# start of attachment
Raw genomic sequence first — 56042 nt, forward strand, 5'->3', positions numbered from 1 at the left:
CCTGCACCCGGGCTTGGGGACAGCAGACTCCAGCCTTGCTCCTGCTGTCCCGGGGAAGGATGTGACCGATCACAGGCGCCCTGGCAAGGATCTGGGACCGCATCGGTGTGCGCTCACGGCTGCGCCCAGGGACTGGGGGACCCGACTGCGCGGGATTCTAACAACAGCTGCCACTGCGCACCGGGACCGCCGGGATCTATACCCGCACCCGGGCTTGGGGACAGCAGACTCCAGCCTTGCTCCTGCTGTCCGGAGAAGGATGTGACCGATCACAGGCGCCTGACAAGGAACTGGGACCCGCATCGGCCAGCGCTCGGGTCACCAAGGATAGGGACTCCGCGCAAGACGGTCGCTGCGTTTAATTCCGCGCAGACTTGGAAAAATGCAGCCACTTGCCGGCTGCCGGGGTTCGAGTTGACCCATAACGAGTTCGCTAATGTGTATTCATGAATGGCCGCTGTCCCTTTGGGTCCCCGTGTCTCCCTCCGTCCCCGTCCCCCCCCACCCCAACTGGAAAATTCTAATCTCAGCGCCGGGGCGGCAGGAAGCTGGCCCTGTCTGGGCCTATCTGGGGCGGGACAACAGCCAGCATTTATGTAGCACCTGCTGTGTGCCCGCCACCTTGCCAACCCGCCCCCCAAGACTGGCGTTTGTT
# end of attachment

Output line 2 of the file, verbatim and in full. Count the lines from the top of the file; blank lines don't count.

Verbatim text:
CCTGCACCCGGGCTTGGGGACAGCAGACTCCAGCCTTGCTCCTGCTGTCCCGGGGAAGGATGTGACCGATCACAGGCGCCCTGGCAAGGATCTGGGACCGCATCGGTGTGCGCTCACGGCTGCGCCCAGGGACTGGGGGACCCGACTGCGCGGGATTCTAACAACAGCTGCCACTGCGCACCGGGACCGCCGGGATCTATACCCGCACCCGGGCTTGGGGACAGCAGACTCCAGCCTTGCTCCTGCTGTCCGGAGAAGGATGTGACCGATCACAGGCGCCTGACAAGGAACTGGGACCCGCATCGGCCAGCGCTCGGGTCACCAAGGATAGGGACTCCGCGCAAGACGGTCGCTGCGTTTAATTCCGCGCAGACTTGGAAAAATGCAGCCACTTGCCGGCTGCCGGGGTTCGAGTTGACCCATAACGAGTTCGCTAATGTGTATTCATGAATGGCCGCTGTCCCTTTGGGTCCCCGTGTCTCCCTCCGTCCCCGTCCCCCCCCACCCCAACTGGAAAATTCTAATCTCAGCGCCGGGGCGGCAGGAAGCTGGCCCTGTCTGGGCCTATCTGGGGCGGGACAACAGCCAGCATTTATGTAGCACCTGCTGTGTGCCCGCCACCTTGCCAACCCGCCCCCCAAGACTGGCGTTTGTT